Tuesday, 10 December 2013

Words we get from Greek: Meteorology

That's the thing with an occasional series, which "Words we get from Greek" most assuredly is, it just happens occasionally. Anyway, to business, meteorology is, as you undoubtedly know, the study of weather and climate. It's Greek roots are τα μετεόρα (things on high) and λόγος (basically word).

I used to think it was only the British that went on about the weather as in the joke that Britain doesn't have climate it has weather, but here on Skopelos people pay great attention to the weather.

It's not surprising really, a lot of Greek life is spent outdoors, tending olive trees, growing vegetables or even just sitting outside drinking coffee or eating. The weather has a bearing on all these activities. Will it rain? When will it rain? Will it be enough rain? People also go on about whether it's too hot or too cold. I suspect it's only human never to be completely satisfied with something such as the weather over which we have no control.

Definitely the wrong sort of rain. A storm in September, 2012.

Of course, it's not just landlubbers who worry about the weather, seafarers also pay great attention to the forecast. Skopelos is an island and the only way to get here, other than for a few exalted types who have access to a helicopter, is by sea. If it gets stormy then shipping can't get through, certainly not to land cargo and passengers and so we go without.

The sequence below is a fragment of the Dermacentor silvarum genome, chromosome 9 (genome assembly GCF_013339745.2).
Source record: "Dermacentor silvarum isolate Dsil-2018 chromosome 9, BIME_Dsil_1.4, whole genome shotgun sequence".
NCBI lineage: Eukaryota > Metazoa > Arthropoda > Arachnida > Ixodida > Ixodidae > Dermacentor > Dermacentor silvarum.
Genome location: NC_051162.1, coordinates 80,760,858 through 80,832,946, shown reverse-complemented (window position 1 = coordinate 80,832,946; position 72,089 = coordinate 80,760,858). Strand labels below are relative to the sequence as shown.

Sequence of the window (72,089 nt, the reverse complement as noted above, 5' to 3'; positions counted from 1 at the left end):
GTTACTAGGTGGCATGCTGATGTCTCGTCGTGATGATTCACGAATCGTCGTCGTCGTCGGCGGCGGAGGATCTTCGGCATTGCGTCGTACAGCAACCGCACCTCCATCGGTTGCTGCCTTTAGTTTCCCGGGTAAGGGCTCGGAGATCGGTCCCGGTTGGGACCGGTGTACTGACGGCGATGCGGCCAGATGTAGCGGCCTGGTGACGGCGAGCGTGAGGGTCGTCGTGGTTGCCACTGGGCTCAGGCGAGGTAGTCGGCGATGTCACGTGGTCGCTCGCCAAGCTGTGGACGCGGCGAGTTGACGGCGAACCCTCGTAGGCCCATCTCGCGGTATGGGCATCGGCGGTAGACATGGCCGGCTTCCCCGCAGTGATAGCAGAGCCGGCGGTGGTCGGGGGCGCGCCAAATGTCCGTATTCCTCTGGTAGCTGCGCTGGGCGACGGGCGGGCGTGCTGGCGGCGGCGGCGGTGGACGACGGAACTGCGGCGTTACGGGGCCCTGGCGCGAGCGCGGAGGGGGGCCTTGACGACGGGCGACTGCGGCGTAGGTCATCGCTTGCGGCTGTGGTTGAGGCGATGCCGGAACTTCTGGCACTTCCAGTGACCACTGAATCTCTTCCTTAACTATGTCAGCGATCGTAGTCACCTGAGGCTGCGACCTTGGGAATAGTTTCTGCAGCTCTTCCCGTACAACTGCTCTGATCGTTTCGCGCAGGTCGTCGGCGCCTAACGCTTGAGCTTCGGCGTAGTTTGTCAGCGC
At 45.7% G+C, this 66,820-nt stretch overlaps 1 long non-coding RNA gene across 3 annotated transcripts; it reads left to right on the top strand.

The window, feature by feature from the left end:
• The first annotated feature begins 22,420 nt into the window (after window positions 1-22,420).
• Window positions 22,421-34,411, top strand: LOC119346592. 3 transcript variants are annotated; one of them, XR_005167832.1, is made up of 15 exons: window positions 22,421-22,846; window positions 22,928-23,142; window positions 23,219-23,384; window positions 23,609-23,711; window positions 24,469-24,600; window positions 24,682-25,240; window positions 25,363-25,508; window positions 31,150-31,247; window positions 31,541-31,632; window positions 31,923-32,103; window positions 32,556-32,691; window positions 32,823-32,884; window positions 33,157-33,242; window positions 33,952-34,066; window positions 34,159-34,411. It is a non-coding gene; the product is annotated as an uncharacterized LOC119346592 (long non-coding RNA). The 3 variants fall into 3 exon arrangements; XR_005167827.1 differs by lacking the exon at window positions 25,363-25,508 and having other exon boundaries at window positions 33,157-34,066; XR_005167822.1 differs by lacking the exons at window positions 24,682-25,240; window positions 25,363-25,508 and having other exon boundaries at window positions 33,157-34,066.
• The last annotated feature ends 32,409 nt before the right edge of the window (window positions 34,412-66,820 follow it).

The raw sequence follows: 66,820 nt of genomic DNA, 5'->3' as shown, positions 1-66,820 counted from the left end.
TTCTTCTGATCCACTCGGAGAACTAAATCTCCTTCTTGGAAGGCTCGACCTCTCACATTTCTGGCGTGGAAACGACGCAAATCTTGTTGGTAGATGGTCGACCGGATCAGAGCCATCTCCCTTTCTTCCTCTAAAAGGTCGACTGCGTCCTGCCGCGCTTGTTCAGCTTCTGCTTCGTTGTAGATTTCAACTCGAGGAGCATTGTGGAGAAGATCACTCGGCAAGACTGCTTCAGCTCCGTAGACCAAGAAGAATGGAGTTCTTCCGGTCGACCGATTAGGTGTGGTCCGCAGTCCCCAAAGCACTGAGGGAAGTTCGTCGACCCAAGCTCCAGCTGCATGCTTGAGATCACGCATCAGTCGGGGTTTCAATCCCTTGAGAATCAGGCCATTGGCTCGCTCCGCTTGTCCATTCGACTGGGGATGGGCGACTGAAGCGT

As I write this, we are awaiting high winds and possible snow (more likely to be rain). Friends who needed to get to Athens for a flight left a day early in order to be certain that they could get off the island. As I said, people pay attention to the weather here. On Sunday, the views were crystal clear and we could see all the way to Mount Olympus, the top of which is covered in snow as are the peaks on the nearby island of Evia.

A light scattering of snow from January this year.

The use of the word τα μετεόρα might just have rung a bell with some of you, particularly if I type it as Meteora. This is the site in the middle of Greece famous for its monasteries which are built on top of rocky outcrops. I don't know for sure, but I presume the name derives from "things on high" as does meteorology. Certainly I imagine the monks in their lofty homes paid great attention to the weather, I know I would.

The Holy Monastery of Rousanou at Meteora.

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